AsemconnectVietnam - Two and a half years have elapsed since the ASEAN Economic Community was established and businesses in Vietnam are taking advantage of the bloc’s import tariff cuts to expand their exports, aiming to narrow the trade deficit between Vietnam and ASEAN.
Pranoto Soenarto, director of Indonesian coffee company PT Asia Mina Sejahtera, flew from Jakarta to Hanoi last month, with only one goal in mind: seeking Vietnamese partners to cooperate with in its potential coffee projects.
“We’re expanding production, and we need to seek more suppliers of input materials. Vietnam is our best market,” Soenarto said.
PT Asia Mina Sejahtera is among 16 Indonesia coffee firms which recently came to Vietnam for the first time to look for Vietnamese suppliers.
They include big brands like Harro Coffee Group, PT Sabani Internasional, Gebungan Perusahaan Petani Indonesia, and PT Pamora Coffee Indonesia. They met with several Vietnamese firms, including Me Trang Coffee, Minh Tien Coffee, IDD Vietnam, Cuong Anh Import-Export, and Hapro Distribution. A number of deals were agreed on, without details revealed.
According to the Vietnam Coffee-Cocoa Association (Vicofa), Indonesian firms spent over US$33 million importing coffee from Vietnam last year.
It is expected that the figure could reach US$40-45 million this year.
Before 2015, the turnover of Vietnam’s coffee exports to Indonesia was about US$15-20 million a year. “One of the reasons Vietnam is now boosting its coffee exports to ASEAN markets, mostly to Indonesia, Malaysia, the Philippines, Singapore, and Thailand, aside from these nations’ growing coffee demand, is that import tariffs on the product have been reduced to 0%,” said a Vicofa representative.
According to the General Statistics Office of Vietnam (GSO), coffee is just one among many boosted Vietnamese exports to ASEAN since the ASEAN Economic Community (AEC) was established in late 2015. This has also contributed to an overall increase in Vietnam’s exports to ASEAN.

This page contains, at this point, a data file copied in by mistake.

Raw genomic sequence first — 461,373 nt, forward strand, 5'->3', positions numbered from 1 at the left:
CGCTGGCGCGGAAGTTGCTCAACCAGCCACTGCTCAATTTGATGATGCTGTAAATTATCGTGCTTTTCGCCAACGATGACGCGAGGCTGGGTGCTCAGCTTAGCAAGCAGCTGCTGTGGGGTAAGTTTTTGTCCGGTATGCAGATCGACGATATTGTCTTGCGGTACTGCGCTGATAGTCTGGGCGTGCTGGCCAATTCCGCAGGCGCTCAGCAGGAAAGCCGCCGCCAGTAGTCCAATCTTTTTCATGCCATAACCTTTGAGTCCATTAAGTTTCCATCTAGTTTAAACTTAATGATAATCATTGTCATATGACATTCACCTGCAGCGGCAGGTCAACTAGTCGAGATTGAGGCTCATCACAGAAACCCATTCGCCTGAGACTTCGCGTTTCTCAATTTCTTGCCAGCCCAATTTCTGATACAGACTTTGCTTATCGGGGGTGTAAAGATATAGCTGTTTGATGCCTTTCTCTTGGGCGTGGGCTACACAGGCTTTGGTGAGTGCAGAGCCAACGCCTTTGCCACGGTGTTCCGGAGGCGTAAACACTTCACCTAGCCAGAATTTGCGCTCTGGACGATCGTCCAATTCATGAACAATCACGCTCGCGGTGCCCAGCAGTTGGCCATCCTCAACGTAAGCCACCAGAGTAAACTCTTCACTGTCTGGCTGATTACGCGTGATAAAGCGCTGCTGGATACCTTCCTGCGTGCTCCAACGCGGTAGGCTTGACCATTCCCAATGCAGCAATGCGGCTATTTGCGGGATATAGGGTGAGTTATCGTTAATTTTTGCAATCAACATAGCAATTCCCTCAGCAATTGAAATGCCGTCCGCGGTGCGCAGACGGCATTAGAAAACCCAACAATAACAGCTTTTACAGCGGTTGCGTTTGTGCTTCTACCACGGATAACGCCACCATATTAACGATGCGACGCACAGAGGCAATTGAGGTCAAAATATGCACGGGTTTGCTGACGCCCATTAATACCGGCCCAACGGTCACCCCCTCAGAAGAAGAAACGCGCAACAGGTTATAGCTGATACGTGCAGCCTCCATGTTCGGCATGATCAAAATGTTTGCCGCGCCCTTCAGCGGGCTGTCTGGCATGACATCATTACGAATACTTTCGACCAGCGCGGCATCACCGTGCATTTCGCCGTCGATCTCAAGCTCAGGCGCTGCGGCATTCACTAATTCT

On the rise
The GSO reported that ASEAN is now Vietnam’s fourth-largest export market, after the US, the EU, and China. Vietnam’s export turnover to ASEAN surged from less than US$1 billion in 1995 to US$18.23 billion in 2015.
In 2016, Vietnam’s export turnover to the ASEAN region was US$17.45 billion, down 4.4% on-year.
However, the figure ascended to US$21.7 billion in 2017, up 24.5% on-year. In this year’s first six months, the figure hit US$12.2 billion, up 17.4% on-year.
“Vietnam’s exports to other ASEAN members have risen significantly. Not only foreign enterprises in Vietnam, but also Vietnamese firms have been boosting their exports to ASEAN markets,” said a representative from the Ministry of Industry and Trade (MoIT) at a recent cabinet meeting in Hanoi. “This is thanks to slashed import tariffs, in addition to the business community’s increased awareness about ASEAN markets.”
Key Vietnamese exports to ASEAN include farm produce like coffee, pepper, and cashews, mobile phones, computers, electronics, steel, machinery and equipment, vehicles, textiles and garments, and crude oil.
Nguyen Huu Truong, sales representative of Garmexi Trade JSC, a Vietnamese-Chinese joint venture company in the northern province of Bac Giang, told VIR that if his firm directly exported its garments from China to ASEAN, it would face an average import tax rate of 8-10%, but when the company exports from Vietnam, it enjoys a far lower import tax rate of merely 2-3%, which will be removed completely by the end of this year.
In this year’s first half, Garmexi exported to Malaysia and Singapore, with its turnover increasing by 18-20% on-year. “We are planning to expand our exports to Thailand, Myanmar, the Philippines, and Indonesia in the future,” Truong said.